I haven't posted in some time because of Life and Work. Life has intruded with regards to my wife's health, both girls at college, as well as other issues, and Work has intruded as it always does. This leaves little time to 'play'. With such pressures coming from so many directions I have little patience left to dole out.
This post is about Linux, and the problems I've been dogged with since making the decision to upgrade to the latest versions of Ubuntu (7.10) and openSUSE (10.3). You can find all sorts of glowing reviews of both distributions without too much trouble, but the problem with these reviews is that nobody seems to be really doing anything non-trivial with them before they write their reviews. I was trying to upgrade to the latest version of Linux to get the latest kernel, libraries, and developer tools. And I also did something that in hindsight I probably should not have done, at least under Linux.
I upgraded my ATI 9700 Pro (R300) video card to a more recent ATI 1950 Pro (R500) video card manufactured by Sapphire (X1950 Pro, 512MB GDDR3 video memory, AGP 8x). I purchased the card to add a little more life to europa. I'm not yet ready to blithely replace the entire system with something newer and shinier, due to finances as well as indecision as to what I really want next. The X1950 Pro cost $170USD from Newegg, and I considered that a pretty good deal.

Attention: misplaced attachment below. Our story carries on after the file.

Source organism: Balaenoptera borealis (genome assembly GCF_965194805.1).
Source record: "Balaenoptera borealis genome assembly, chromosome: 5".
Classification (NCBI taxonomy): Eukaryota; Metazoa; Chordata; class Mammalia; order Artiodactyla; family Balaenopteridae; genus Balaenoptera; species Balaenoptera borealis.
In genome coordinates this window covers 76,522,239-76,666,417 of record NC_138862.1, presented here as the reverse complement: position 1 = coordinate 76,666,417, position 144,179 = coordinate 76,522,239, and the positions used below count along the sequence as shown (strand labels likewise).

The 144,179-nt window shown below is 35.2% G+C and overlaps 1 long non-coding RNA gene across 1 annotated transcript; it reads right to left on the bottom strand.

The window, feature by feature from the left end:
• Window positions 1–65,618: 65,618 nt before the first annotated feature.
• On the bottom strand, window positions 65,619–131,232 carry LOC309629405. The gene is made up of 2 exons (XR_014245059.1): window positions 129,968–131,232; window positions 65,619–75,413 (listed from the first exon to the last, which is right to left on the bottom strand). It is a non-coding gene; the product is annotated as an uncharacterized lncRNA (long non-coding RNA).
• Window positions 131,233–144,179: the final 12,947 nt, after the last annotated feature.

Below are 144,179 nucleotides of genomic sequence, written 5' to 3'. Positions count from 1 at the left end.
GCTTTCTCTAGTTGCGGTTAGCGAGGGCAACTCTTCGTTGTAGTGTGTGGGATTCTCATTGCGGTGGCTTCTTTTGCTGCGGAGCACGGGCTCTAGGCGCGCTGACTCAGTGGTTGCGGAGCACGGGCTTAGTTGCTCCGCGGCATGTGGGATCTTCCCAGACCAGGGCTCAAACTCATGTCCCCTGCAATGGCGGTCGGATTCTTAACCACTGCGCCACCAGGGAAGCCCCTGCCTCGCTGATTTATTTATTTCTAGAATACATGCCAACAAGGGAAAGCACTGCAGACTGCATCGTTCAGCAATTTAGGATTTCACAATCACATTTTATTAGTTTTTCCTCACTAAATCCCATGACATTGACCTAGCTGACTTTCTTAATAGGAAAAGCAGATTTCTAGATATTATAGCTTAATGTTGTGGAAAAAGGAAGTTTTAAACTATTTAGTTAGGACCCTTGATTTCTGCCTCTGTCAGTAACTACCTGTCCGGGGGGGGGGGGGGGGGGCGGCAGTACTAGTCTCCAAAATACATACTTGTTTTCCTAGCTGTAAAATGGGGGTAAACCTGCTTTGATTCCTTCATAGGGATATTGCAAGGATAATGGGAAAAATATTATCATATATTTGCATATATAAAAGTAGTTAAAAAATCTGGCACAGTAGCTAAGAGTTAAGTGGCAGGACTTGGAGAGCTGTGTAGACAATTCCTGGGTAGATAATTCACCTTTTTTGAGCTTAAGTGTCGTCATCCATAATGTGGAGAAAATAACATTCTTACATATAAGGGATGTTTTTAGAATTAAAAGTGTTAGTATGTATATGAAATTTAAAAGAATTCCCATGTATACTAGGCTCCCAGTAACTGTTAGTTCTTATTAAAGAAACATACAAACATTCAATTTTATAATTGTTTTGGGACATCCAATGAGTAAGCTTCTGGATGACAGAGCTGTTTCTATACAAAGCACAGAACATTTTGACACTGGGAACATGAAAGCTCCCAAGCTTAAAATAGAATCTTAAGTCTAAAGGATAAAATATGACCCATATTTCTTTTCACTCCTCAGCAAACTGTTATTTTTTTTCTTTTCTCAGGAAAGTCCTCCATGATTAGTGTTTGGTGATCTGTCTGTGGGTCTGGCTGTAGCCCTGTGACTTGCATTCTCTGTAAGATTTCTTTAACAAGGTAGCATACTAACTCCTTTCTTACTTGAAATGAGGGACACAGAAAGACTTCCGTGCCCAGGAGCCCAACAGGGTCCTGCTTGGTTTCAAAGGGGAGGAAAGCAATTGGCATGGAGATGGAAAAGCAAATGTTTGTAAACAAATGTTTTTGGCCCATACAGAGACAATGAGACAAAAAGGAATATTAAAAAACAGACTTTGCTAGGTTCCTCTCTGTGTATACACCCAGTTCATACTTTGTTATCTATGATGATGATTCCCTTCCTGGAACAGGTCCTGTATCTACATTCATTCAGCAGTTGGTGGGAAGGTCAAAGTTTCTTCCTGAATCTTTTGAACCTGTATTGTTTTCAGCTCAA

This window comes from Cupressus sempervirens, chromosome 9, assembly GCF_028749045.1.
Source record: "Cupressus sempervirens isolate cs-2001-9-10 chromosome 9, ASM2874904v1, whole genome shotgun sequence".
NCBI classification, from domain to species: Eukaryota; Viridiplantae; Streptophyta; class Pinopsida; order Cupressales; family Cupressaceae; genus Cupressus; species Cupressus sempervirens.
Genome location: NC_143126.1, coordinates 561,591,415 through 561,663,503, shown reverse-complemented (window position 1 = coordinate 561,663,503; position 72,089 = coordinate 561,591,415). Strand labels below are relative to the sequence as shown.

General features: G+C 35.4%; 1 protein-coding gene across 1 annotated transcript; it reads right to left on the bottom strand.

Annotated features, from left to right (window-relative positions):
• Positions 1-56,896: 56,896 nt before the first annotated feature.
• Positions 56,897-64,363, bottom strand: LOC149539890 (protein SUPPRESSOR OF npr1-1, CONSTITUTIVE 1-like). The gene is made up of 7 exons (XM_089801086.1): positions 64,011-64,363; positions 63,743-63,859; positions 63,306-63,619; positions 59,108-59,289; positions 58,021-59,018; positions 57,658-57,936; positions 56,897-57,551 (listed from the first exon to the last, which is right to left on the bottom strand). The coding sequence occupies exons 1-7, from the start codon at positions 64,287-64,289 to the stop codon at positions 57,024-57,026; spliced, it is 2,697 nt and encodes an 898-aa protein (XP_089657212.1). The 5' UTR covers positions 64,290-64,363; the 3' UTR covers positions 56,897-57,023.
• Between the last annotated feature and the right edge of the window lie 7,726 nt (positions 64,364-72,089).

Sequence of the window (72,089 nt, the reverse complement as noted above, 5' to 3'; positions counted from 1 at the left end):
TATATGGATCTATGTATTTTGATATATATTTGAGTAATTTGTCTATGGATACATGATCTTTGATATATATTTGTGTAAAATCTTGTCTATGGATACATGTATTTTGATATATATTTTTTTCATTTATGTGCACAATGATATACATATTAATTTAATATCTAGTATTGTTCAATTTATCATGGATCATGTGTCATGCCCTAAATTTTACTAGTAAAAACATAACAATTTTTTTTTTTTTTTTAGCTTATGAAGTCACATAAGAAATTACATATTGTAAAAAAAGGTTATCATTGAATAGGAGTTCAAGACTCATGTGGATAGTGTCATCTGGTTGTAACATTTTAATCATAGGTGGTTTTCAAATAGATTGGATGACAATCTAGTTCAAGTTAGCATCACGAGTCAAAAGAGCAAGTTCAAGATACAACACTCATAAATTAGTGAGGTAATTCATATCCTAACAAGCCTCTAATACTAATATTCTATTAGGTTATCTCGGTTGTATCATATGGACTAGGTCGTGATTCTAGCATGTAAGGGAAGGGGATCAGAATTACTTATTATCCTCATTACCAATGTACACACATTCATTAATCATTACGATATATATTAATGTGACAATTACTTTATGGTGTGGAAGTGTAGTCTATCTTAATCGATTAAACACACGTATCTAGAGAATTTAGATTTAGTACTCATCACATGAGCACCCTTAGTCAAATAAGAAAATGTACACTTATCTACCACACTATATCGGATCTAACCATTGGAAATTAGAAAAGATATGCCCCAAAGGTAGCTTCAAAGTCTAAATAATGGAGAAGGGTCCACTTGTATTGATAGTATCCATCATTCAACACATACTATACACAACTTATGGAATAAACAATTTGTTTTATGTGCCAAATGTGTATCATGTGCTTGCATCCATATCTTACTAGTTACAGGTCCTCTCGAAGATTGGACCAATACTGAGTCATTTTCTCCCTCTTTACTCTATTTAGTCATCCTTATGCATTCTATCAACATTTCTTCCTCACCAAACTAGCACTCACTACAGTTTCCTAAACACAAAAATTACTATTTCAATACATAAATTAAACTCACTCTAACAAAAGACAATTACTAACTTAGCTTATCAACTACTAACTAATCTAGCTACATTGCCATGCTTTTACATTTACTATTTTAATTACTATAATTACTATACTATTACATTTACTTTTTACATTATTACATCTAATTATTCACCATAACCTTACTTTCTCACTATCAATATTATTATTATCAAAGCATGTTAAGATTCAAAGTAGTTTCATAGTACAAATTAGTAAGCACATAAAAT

Upgrading under Windows XP
Europa is a dual-boot system between Windows XP SP2 and Linux. The first thing I did after replacing the card in the chassis was to boot into Windows and upgrade the ATI driver. Even though I already had an ATI driver on Europa, it was an old driver (5-10_xp-2k_dd_27256). And sure enough, when I booted up with the 1950 Pro it went into 800 x 600 degraded screen resolution. I then went to the ATI site and downloaded the latest driver (7-10_xp32_dd_53250). After installation and a reboot, the screen came back up in all its glorious color and resolution. Life was good. Or so I thought.
I tried to run some of my games. None of them ran except for Quake 3, which was using OpenGL on Windows. Everything else I had that depended on Direct3D failed. I eventually installed the DirectX 9C SDK with its tools, and discovered that Direct3D was broken not only with that version but with every earlier version down to 7-7_xp32_dd_49709. Once that version was installed every game worked, DirectX said it was happy, and I had the card working and producing good performance numbers with 3DMark03 and 3DMark05.
Getting the 1950 Pro to work under the latest version of Ubuntu and openSUSE on this same hardware platform has been a failure. Under Ubuntu, the drivers in the restricted driver package cause DVD playback to be shifted down from the application playing back the movie or video file. Attempts to install other drivers resulted in the fixing of the 'shift', but the playback of video stuttered horribly. What's more, the ATI drivers interfered with OpenGL causing various problems from corrupted display to application crashes.